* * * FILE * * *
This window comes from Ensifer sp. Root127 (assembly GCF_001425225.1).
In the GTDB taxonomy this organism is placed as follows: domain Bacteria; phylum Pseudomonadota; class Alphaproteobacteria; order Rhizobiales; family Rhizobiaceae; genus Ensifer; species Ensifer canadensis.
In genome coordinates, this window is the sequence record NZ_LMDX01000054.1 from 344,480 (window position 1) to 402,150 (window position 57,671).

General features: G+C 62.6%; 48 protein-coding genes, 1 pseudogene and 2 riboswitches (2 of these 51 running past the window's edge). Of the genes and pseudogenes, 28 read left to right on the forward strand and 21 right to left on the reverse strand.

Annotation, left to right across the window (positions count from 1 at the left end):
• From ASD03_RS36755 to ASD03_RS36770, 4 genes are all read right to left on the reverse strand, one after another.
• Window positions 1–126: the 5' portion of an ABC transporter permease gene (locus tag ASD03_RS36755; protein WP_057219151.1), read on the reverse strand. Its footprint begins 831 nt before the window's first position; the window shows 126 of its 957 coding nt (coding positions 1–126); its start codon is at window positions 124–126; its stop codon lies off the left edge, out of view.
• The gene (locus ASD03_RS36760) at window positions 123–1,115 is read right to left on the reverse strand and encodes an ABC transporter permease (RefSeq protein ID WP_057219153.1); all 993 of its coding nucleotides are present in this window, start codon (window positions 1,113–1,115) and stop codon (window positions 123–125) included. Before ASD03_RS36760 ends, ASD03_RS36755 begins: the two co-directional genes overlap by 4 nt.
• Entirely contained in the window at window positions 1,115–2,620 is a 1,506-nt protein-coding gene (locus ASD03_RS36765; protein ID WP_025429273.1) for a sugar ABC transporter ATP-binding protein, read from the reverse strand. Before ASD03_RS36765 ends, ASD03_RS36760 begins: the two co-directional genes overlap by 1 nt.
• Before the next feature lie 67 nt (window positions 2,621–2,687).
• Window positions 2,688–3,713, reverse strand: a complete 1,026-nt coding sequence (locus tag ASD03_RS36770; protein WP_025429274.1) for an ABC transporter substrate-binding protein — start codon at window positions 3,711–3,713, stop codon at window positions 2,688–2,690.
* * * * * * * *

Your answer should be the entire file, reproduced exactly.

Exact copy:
This window comes from Ensifer sp. Root127 (assembly GCF_001425225.1).
In the GTDB taxonomy this organism is placed as follows: domain Bacteria; phylum Pseudomonadota; class Alphaproteobacteria; order Rhizobiales; family Rhizobiaceae; genus Ensifer; species Ensifer canadensis.
In genome coordinates, this window is the sequence record NZ_LMDX01000054.1 from 344,480 (window position 1) to 402,150 (window position 57,671).

General features: G+C 62.6%; 48 protein-coding genes, 1 pseudogene and 2 riboswitches (2 of these 51 running past the window's edge). Of the genes and pseudogenes, 28 read left to right on the forward strand and 21 right to left on the reverse strand.

Annotation, left to right across the window (positions count from 1 at the left end):
• From ASD03_RS36755 to ASD03_RS36770, 4 genes are all read right to left on the reverse strand, one after another.
• Window positions 1–126: the 5' portion of an ABC transporter permease gene (locus tag ASD03_RS36755; protein WP_057219151.1), read on the reverse strand. Its footprint begins 831 nt before the window's first position; the window shows 126 of its 957 coding nt (coding positions 1–126); its start codon is at window positions 124–126; its stop codon lies off the left edge, out of view.
• The gene (locus ASD03_RS36760) at window positions 123–1,115 is read right to left on the reverse strand and encodes an ABC transporter permease (RefSeq protein ID WP_057219153.1); all 993 of its coding nucleotides are present in this window, start codon (window positions 1,113–1,115) and stop codon (window positions 123–125) included. Before ASD03_RS36760 ends, ASD03_RS36755 begins: the two co-directional genes overlap by 4 nt.
• Entirely contained in the window at window positions 1,115–2,620 is a 1,506-nt protein-coding gene (locus ASD03_RS36765; protein ID WP_025429273.1) for a sugar ABC transporter ATP-binding protein, read from the reverse strand. Before ASD03_RS36765 ends, ASD03_RS36760 begins: the two co-directional genes overlap by 1 nt.
• Before the next feature lie 67 nt (window positions 2,621–2,687).
• Window positions 2,688–3,713, reverse strand: a complete 1,026-nt coding sequence (locus tag ASD03_RS36770; protein WP_025429274.1) for an ABC transporter substrate-binding protein — start codon at window positions 3,711–3,713, stop codon at window positions 2,688–2,690.